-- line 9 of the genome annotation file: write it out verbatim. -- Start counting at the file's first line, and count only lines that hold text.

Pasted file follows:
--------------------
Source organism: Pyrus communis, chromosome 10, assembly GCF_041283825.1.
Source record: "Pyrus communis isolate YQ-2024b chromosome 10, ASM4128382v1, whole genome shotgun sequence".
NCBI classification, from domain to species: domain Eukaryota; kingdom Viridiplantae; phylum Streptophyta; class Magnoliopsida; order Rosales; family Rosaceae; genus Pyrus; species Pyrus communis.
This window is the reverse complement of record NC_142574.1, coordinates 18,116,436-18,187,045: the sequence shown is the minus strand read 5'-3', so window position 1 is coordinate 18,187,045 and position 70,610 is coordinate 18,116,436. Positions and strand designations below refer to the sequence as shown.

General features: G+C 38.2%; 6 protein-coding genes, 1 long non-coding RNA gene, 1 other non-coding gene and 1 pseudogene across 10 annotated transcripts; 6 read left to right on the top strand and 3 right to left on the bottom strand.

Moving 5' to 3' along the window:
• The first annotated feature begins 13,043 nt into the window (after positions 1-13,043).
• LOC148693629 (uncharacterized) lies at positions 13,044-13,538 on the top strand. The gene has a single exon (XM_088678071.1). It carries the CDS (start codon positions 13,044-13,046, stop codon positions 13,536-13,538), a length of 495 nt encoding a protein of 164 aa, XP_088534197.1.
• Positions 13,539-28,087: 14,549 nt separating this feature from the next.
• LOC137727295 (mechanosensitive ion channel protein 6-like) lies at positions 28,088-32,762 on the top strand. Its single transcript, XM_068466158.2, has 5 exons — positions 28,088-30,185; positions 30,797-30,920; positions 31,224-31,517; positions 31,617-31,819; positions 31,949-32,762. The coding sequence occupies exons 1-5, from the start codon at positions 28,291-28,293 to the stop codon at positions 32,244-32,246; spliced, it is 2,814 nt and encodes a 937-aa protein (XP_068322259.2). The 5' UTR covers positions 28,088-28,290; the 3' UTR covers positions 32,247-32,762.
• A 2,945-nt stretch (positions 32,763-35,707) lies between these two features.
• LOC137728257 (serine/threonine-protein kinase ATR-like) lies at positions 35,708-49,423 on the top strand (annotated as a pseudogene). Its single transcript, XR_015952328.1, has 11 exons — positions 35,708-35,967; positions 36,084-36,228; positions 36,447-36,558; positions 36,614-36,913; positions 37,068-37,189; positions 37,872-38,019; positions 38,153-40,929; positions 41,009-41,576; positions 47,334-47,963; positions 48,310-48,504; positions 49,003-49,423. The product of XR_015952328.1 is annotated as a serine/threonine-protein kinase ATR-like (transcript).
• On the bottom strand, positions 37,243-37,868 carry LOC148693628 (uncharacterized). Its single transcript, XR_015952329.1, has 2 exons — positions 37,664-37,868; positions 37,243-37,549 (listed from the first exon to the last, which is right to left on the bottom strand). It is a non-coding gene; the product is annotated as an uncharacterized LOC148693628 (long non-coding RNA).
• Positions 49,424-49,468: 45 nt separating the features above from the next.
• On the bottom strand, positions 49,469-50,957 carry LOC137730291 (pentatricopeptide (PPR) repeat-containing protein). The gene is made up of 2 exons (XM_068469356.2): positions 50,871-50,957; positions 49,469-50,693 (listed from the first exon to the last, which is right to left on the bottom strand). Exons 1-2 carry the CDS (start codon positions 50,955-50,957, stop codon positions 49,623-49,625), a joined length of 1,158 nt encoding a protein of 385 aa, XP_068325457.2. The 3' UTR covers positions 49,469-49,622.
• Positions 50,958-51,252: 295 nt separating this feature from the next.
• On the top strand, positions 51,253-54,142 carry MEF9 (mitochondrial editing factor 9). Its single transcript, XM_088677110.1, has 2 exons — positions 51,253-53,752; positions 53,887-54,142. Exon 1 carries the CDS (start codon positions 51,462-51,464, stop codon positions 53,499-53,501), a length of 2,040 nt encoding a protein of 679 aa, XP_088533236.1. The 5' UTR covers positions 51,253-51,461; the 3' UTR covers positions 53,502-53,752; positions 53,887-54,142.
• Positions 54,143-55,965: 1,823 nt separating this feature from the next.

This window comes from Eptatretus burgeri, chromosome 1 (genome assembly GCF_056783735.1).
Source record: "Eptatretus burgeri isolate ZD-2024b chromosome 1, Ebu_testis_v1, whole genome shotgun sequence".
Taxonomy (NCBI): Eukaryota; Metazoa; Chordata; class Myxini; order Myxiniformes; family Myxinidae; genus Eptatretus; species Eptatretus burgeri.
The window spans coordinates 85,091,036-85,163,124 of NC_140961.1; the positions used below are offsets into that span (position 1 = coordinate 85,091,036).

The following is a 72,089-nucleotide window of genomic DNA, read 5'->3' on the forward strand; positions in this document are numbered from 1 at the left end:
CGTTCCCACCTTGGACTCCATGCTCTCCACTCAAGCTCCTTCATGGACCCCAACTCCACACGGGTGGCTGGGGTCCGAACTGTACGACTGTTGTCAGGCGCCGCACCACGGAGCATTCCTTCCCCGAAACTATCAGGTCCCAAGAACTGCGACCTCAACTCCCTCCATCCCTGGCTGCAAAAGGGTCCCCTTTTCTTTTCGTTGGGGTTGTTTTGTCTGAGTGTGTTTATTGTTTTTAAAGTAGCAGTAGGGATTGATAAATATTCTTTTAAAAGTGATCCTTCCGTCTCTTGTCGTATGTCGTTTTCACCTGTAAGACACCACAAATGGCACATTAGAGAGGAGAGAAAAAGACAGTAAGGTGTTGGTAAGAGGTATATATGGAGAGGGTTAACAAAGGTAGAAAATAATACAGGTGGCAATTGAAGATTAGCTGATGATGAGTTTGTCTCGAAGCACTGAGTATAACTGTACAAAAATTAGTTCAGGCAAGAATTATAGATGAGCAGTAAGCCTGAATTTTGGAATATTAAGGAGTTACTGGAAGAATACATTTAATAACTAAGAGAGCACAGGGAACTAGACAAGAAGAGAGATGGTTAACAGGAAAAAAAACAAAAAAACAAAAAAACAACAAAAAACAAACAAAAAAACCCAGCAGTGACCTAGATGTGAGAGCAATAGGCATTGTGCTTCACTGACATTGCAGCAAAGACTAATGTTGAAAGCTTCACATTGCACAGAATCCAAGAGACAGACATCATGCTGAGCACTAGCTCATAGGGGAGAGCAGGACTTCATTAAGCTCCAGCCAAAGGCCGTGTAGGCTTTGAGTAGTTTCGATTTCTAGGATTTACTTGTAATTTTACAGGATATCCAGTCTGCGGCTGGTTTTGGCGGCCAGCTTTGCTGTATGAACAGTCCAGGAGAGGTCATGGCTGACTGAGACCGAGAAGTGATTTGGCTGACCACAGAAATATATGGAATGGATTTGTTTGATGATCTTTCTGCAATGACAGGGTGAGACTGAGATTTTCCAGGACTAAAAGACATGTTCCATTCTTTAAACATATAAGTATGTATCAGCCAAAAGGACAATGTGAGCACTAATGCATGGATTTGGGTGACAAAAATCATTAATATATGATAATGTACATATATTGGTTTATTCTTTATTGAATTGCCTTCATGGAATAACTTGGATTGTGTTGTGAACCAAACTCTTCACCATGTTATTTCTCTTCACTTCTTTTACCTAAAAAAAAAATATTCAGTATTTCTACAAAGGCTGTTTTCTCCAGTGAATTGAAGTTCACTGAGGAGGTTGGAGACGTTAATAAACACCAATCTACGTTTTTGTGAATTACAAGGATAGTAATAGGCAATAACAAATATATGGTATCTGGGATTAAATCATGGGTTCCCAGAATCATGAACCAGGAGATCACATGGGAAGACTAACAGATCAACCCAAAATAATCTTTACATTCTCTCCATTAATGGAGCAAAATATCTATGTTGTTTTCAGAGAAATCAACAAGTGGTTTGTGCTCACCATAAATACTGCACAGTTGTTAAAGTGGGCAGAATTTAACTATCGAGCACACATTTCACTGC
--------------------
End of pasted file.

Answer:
• Positions 13,539-28,087: 14,549 nt separating this feature from the next.